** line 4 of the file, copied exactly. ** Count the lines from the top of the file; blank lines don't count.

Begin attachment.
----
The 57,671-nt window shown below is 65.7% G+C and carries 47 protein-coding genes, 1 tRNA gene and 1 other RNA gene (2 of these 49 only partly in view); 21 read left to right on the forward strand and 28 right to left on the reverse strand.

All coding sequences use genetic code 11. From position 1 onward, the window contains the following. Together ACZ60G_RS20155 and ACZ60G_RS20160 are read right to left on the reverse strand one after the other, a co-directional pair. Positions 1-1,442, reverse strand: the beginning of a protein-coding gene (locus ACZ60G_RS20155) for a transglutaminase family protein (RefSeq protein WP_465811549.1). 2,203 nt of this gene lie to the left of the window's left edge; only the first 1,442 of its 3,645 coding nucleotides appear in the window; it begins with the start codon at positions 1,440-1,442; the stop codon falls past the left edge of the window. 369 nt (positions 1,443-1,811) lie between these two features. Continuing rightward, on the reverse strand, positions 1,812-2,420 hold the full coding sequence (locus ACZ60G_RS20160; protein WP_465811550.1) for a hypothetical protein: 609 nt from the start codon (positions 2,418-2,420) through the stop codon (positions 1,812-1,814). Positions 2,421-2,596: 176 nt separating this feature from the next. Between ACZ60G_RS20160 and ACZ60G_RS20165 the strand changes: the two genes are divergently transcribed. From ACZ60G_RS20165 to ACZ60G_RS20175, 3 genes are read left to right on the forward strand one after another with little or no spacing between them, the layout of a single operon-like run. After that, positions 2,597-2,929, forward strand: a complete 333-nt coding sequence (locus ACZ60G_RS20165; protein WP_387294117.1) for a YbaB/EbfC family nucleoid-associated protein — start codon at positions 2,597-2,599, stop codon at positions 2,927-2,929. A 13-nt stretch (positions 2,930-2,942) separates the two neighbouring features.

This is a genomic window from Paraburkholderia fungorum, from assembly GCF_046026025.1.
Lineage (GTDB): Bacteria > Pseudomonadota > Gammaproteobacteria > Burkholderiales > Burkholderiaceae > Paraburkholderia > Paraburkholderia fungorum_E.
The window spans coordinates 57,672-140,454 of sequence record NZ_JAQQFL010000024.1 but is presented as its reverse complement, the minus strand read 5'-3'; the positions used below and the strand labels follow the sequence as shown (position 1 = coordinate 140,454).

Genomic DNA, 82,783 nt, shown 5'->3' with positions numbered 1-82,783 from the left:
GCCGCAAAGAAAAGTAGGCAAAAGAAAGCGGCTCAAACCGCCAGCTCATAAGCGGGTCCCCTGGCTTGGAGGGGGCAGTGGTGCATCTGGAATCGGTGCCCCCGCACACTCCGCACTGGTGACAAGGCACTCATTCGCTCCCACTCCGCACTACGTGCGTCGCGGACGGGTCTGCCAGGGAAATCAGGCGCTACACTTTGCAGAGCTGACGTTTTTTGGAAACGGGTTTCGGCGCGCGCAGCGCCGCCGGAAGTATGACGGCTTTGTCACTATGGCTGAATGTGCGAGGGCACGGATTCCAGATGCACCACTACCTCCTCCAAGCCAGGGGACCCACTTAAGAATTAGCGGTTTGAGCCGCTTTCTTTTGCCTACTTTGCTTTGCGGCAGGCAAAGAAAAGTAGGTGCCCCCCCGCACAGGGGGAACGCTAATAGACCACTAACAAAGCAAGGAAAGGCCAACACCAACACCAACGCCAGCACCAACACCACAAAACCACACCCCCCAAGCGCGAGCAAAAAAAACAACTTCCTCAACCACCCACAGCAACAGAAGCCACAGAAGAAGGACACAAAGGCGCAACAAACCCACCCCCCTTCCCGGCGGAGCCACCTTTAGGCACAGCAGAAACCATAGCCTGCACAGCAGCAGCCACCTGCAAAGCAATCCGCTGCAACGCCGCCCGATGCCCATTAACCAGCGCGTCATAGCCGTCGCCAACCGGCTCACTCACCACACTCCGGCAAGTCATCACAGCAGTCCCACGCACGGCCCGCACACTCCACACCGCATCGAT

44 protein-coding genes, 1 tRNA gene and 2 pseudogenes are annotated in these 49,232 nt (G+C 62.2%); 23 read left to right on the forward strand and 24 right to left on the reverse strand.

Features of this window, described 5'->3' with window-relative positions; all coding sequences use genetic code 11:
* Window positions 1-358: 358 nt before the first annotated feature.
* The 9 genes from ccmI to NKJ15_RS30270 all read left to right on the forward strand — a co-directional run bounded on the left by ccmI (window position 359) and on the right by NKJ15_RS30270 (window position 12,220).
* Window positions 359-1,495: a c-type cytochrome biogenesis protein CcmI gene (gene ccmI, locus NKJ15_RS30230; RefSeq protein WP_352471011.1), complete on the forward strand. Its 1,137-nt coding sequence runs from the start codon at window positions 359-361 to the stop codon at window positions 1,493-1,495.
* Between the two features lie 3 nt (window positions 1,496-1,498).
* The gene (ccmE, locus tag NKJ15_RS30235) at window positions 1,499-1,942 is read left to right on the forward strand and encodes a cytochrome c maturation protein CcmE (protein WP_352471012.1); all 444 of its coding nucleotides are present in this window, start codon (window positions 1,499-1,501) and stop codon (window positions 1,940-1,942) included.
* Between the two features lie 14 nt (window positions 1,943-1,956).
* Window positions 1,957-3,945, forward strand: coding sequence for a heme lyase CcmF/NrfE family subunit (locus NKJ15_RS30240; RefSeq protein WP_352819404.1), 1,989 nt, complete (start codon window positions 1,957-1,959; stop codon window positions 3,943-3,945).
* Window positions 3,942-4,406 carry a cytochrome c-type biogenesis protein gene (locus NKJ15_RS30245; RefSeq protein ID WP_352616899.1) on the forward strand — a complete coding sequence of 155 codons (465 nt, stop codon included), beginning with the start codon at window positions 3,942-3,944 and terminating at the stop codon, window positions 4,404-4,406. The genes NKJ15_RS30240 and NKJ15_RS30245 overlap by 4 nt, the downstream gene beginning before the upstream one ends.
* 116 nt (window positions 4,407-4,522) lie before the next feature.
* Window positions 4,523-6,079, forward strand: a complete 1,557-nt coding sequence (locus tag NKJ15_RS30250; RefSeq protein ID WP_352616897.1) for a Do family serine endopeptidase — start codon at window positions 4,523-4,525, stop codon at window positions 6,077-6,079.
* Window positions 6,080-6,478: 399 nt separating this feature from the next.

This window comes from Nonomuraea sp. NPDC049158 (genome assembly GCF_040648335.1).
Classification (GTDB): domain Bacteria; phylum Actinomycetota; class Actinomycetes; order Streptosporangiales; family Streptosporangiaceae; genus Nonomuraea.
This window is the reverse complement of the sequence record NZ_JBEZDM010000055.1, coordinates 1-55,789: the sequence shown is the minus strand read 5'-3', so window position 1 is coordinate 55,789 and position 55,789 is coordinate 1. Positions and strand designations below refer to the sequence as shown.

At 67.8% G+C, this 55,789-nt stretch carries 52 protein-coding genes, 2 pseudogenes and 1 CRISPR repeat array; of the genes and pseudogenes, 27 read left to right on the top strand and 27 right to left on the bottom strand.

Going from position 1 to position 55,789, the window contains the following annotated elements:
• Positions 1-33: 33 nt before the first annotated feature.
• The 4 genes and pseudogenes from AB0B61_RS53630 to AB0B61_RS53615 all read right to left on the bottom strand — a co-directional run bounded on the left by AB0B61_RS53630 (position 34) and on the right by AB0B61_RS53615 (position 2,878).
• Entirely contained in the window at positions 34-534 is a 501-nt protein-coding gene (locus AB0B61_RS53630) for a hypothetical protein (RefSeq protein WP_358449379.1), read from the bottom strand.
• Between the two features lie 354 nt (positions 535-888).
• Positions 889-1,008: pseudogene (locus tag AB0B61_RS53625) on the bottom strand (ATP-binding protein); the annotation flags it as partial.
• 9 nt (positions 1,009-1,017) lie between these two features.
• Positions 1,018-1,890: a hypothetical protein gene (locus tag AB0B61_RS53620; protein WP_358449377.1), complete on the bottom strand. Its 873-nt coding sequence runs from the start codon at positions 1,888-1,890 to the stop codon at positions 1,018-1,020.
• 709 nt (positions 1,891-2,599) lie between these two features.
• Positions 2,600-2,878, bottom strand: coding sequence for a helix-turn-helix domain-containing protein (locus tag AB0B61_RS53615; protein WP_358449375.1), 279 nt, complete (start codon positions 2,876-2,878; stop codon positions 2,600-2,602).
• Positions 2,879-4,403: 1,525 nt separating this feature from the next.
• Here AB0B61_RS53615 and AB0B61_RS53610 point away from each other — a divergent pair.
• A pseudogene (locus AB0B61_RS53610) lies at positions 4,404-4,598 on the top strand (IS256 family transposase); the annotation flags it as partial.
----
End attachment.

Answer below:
Lineage (GTDB): Bacteria > Pseudomonadota > Gammaproteobacteria > Burkholderiales > Burkholderiaceae > Paraburkholderia > Paraburkholderia fungorum_E.